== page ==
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Interview: Yusuf Hassan Founder, CEO of Roop Bangladesh

Interview-Yusuf-Hassan-CEO-Roop-Bangladesh-Branding-in-Asia-MagazineYusuf Hassan is Founder, CEO and Principal Designer at Roop, a creative agency based in Dhaka that first opened its doors back in 1989. A brand strategy pioneer in Bangladesh, Hassan is also a founding member of AdClub Dhaka, which aims to shape the up-and-coming creative generation in a domestic market that is home to nearly 170 million souls.

Branding in Asia recently caught up with Hassan at his office in Dhaka to get some of his thoughts on the ad world in Bangladesh.

You founded Roop back in 1989. What was the market landscape like back then in Bangladesh?

The country started evolving with the FMCG industry during the late 90s, thanks to multinationals and global affiliations with local business. Until then, it was reliant on local innovation, widely preached by those who could afford to travel abroad and earn global advertising knowledge. Call it the “golden era” for learning by trial and error. Things started moving beyond just media-based advertising when Roop got started with a vision to explore the creative opportunities of the industry.

Who were some of your early influences in the creative field?

The country was booming with voices speaking against the then autocratic government and the word ‘freedom’ boosted many hearts to follow their passion. Artist like Bangladeshi Quayyum Chowdhury, Afzal Hossain influenced me with meaningful graphic brilliance. Their art and design kept on providing identities from books to brands.

I would suggest that the new generation…explore the local market by being in the rural people’s shoes before joining the industry.

Another inspiration would be Nobel Laureate Dr Muhammad Yunus, a visionary who opened the door for me to work for multinationals. I had the opportunity to work closely with him while designing the first GrameenPhone (Telenor) logo.

And, last but not the least, the all time great, Wally Olins, the true visualizer of any story of Brand.

What are some current trends in Bangladesh advertising that you like?

The use of digital media is moving up the ranks over time, whether I like it or not. We’re losing great readers and visionary leaders in the industry, but certainly it’s great to see that the country is earning a great amount of foreign currency through professional services on digital media.

I would like to mention a few popular faces in the Bangladesh industry, such as Syed Gousul Alam Shaon from Gray, whose team earned Bangladesh its first Cannes Lion. Also, there is Nazim Farhan Choudhury, who manages one of the oldest Bangladeshi agencies alongside his mother. And filmmaker, Amitabh Reza Chowdhury, who entertains us through cinematic directions in advertising.

What about some trends you feel are overdone?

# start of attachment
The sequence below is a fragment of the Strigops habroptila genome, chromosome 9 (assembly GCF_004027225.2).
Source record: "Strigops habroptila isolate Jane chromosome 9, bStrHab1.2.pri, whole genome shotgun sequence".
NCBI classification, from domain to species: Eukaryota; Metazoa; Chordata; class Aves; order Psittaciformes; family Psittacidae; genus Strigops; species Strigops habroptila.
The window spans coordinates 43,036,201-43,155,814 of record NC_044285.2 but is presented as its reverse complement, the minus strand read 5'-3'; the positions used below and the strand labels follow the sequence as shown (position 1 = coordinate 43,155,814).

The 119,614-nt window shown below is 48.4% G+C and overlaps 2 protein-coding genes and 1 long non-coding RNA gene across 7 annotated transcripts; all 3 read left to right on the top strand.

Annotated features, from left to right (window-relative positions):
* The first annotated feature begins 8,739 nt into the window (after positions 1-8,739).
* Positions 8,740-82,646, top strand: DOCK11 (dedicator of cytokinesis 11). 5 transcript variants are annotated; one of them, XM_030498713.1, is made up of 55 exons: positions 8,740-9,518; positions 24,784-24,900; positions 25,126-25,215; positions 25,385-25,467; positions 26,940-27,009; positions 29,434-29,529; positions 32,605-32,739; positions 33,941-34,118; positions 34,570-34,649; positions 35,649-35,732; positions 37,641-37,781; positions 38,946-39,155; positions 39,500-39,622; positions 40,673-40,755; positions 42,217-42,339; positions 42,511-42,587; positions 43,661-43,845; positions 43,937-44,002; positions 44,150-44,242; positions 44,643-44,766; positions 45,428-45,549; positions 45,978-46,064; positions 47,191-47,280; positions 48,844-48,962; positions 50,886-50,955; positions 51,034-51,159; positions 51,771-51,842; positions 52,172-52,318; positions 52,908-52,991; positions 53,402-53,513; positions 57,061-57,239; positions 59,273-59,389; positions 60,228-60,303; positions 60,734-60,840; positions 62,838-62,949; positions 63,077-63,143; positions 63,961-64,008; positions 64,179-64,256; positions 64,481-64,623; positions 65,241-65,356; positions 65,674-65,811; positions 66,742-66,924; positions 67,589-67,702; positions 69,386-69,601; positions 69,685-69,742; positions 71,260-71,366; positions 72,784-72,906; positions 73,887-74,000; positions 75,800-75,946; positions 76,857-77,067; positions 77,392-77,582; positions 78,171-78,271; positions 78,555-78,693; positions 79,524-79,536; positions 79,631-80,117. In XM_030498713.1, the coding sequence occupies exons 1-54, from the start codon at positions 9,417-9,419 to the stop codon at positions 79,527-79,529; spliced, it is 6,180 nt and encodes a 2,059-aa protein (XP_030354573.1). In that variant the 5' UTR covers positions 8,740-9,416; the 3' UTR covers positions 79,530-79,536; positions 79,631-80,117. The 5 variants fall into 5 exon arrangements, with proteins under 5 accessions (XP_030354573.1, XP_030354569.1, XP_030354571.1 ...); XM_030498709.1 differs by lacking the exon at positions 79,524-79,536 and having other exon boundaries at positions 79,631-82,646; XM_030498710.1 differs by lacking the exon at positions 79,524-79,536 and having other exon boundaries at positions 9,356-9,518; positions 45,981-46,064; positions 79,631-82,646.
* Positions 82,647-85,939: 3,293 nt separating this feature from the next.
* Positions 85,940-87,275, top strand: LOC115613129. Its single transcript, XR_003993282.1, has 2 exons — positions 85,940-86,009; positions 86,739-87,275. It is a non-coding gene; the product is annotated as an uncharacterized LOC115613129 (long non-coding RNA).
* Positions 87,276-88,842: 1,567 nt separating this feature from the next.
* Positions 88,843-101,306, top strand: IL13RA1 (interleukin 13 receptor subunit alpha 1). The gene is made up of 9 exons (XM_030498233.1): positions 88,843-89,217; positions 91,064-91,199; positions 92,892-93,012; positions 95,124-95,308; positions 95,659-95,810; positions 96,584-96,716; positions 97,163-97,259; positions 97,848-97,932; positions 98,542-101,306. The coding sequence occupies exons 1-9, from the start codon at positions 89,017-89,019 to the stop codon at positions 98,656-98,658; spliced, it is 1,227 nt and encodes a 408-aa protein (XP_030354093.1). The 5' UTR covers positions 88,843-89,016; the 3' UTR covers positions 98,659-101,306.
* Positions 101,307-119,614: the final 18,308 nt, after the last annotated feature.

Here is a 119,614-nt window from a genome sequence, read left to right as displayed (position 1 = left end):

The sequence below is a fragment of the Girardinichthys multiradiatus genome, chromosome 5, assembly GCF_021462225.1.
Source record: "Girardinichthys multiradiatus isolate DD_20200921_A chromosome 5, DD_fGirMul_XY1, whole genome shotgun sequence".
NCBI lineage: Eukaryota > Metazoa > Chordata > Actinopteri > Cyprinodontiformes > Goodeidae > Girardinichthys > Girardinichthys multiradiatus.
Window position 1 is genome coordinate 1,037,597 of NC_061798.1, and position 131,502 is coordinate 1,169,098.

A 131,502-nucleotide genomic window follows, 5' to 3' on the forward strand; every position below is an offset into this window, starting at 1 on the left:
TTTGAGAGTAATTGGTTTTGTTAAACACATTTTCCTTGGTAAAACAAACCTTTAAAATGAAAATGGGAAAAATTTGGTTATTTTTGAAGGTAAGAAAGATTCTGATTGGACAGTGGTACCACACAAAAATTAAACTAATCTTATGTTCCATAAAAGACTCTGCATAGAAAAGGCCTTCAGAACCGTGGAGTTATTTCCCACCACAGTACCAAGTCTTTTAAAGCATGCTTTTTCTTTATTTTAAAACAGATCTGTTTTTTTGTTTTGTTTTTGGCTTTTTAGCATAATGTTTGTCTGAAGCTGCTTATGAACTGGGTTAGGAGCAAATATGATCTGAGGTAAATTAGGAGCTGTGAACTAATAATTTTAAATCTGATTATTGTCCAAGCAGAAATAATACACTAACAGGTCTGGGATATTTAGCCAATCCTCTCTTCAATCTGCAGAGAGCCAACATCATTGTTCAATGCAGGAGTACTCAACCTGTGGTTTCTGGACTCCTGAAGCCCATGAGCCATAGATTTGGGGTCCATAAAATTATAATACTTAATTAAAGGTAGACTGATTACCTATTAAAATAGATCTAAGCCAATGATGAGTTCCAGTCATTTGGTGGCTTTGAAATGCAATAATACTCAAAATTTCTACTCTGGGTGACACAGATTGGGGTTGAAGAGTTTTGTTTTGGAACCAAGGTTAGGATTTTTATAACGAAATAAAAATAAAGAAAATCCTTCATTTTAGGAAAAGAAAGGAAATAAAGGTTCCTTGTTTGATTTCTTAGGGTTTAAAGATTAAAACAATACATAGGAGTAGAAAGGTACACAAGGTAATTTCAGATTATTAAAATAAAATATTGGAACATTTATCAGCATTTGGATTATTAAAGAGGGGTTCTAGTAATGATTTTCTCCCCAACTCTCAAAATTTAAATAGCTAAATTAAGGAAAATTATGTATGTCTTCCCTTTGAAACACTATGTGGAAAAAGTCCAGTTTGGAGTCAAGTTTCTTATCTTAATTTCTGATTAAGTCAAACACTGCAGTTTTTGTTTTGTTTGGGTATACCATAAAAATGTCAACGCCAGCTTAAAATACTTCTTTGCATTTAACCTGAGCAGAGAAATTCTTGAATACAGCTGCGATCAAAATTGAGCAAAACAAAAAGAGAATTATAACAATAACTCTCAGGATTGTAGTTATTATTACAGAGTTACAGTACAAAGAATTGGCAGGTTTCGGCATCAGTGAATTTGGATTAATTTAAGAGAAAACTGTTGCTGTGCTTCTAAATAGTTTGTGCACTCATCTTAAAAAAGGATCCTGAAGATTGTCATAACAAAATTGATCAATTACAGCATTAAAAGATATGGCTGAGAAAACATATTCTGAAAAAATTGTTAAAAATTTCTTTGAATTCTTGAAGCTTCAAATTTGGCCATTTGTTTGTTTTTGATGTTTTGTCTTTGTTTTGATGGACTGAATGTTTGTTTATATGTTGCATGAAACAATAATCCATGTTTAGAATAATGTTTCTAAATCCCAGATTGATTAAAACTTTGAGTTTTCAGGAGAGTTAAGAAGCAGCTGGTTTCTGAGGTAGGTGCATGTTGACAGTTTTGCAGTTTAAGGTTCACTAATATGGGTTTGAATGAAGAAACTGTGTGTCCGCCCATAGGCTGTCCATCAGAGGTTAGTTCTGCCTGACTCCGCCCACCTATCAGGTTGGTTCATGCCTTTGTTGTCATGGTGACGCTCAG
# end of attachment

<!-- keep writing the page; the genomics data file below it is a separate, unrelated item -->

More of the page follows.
The influence of western media and advertising insights being applied to our advertisements is due to high information dependency on the internet for this generation of advertisers. The likes of globally awarded creatives, which has gradually poisoned our need for in-depth local insights and knowledge, affected the fashion industry the most.

Our club has made many friends and enemies over the last decade and we’ve always been with the younger generation through training and enlightening them into a better-informed career in advertising.

The other overdone trend would be having a page of social media and filling it up with non-social, highly commercial posts. Last, would be the opening up of agencies with a half year of experience, later shuts down within the next few years and they can’t ever work under anyone ever again.

You’re one of the founding members of AdClub Dhaka. What do you think about the upcoming generation of advertising professionals?

Quoting Bangladesh industry veteran, Geeteara Safiya Choudhury: “Advertising in any country is the pulse of its economic might”.

Indeed, our club has made many friends and enemies over the last decade and we’ve always been with the younger generation through training and enlightening them into a better-informed career in advertising. Our focus was not to earn millions from summits for the seniors but to operate a knowledge-sharing platform at the most affordable cost, in most cases, heavily subsidized.

I would suggest that the new generation of advertisers analyze the industry potential before becoming an investor, to explore the local market by being in the rural people’s shoes before joining the industry.

And, if you’re a marketer, please do learn more about your consumer before spending millions on beautiful, award-winning campaigns that don’t meet your annual KPI.

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Source: brandinginasia.com

 

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